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Aquaman #1 by Ammar Al Subahi

Publisher: DC Comics
Writer: Geoff Johns
Artist: Ivan Reis
Inker: Joe Prado
Colorist: Rod Reis

Overall: 4/5 stars

Premise: A mysterious threat emerges from the bottom of the ocean. Meanwhile on land, Aquaman's having a bad day.

You all know Aquaman, right? Least respected super hero out there. Fanbase non-existent. A universal joke; even the most die-hard nerd wouldn't want to be caught dead buying an issue. The worst super powers ever: I mean the guy talks to fish. FISH!

But this hasn't stopped DC from trying in the past, though. Trying so hard and so desperately to establish him as a legitimate super hero, a bad ass even. But it always ended up failing. Aquaman always remained a joke. So what's DC thinking this time? When will they learn, right?


This issue begins with an explosive start. A gang of bank robbers are driving off with their loot, and nobody seems to be able to stop them. Nobody except for Aquaman, of course. Do these villains tremble at the sight of our hero? Are they sweating and shaking, fearing for their lives?

No. They're just laughing at the fact that Aquaman has popped up. They soon learn to reget underestimating him, though. But poor Aquaman continues to face humiliation for the rest of the day. Heck, he won't even get a break when he's out for lunch. Meanwhile, some nasties from deep under the sea have emerged, and these guys hunger for the taste of flesh. Human flesh.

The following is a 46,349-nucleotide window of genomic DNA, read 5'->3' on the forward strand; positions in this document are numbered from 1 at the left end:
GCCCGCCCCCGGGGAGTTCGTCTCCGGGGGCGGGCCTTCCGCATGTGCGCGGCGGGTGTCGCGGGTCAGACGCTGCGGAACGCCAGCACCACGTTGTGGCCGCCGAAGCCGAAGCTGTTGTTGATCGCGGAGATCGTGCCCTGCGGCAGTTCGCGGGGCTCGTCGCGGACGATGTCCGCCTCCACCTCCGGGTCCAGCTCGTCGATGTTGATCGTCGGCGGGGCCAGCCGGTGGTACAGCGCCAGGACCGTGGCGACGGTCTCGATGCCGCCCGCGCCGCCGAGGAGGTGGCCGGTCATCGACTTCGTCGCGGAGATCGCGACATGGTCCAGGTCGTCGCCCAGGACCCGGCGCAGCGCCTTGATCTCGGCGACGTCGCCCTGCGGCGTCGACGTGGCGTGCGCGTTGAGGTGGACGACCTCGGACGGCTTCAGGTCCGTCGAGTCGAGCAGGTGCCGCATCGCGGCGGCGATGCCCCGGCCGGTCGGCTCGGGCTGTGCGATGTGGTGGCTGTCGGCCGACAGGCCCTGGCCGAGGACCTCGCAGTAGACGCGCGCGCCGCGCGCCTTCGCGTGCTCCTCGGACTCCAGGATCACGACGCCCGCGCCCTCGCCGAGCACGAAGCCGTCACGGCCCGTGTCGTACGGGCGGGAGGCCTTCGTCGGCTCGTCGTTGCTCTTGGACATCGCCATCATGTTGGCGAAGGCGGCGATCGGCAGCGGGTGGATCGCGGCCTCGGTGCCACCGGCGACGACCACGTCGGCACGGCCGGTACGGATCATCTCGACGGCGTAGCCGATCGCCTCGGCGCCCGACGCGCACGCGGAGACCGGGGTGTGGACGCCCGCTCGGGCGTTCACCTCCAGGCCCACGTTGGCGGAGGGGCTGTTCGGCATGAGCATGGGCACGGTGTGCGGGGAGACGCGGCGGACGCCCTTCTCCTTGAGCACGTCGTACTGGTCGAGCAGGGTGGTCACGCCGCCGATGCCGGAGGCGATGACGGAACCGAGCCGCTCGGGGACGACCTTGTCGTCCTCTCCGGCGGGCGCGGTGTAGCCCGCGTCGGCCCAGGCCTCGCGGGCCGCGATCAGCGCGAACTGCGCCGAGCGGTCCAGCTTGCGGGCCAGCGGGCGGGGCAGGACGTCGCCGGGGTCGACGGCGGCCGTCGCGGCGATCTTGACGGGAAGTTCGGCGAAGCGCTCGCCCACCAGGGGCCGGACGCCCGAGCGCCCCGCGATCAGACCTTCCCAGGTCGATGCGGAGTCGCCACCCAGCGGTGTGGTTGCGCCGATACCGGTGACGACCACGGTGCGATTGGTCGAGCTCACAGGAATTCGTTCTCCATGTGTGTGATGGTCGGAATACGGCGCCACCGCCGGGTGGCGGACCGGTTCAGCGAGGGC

With the recap out of the way, let me just add that this is not a comedy book. It is not a sarcastic take on Aquaman or super heroes in general. Quite the opposite, actually: what we have here is great action and some sweet human character work done with Aquaman. The more meta-angle of Aquaman's status in the world of super heroes is just the icing on the cake. Johns has definitely found the right approach for Aquaman: not a forced badass take on a lame super hero, but a very human and very sympathetic take on a man. Aquaman's reaction in the restaurant and the flashbacks to his father, those were all genuinely touching scenes.

The art here is great. Very cinematic and action-focused, but also quite emotionally loaded. The sympathetic appeal of Aquaman wouldn't have come across if it wasn't for Ivan Reis' expressive facial reactions.

This is the comic book equivalent of a sweet summer blockbuster action movie that you initially thought was gonna be lame and cliched, but actually turned out to have very cool action in it and even an engaging and sympathetic protagonist. It's the type of movie which left you walking out of the theater with a smile.

Initially I was struggling between giving this a solid 3 or even a daring rating of 3.5/5... but to hell with that. I’m in a good mood at the moment so I'm giving this book a well deserved 4, as this book has done the impossible: it made me want to pick up the next issue of Aquaman.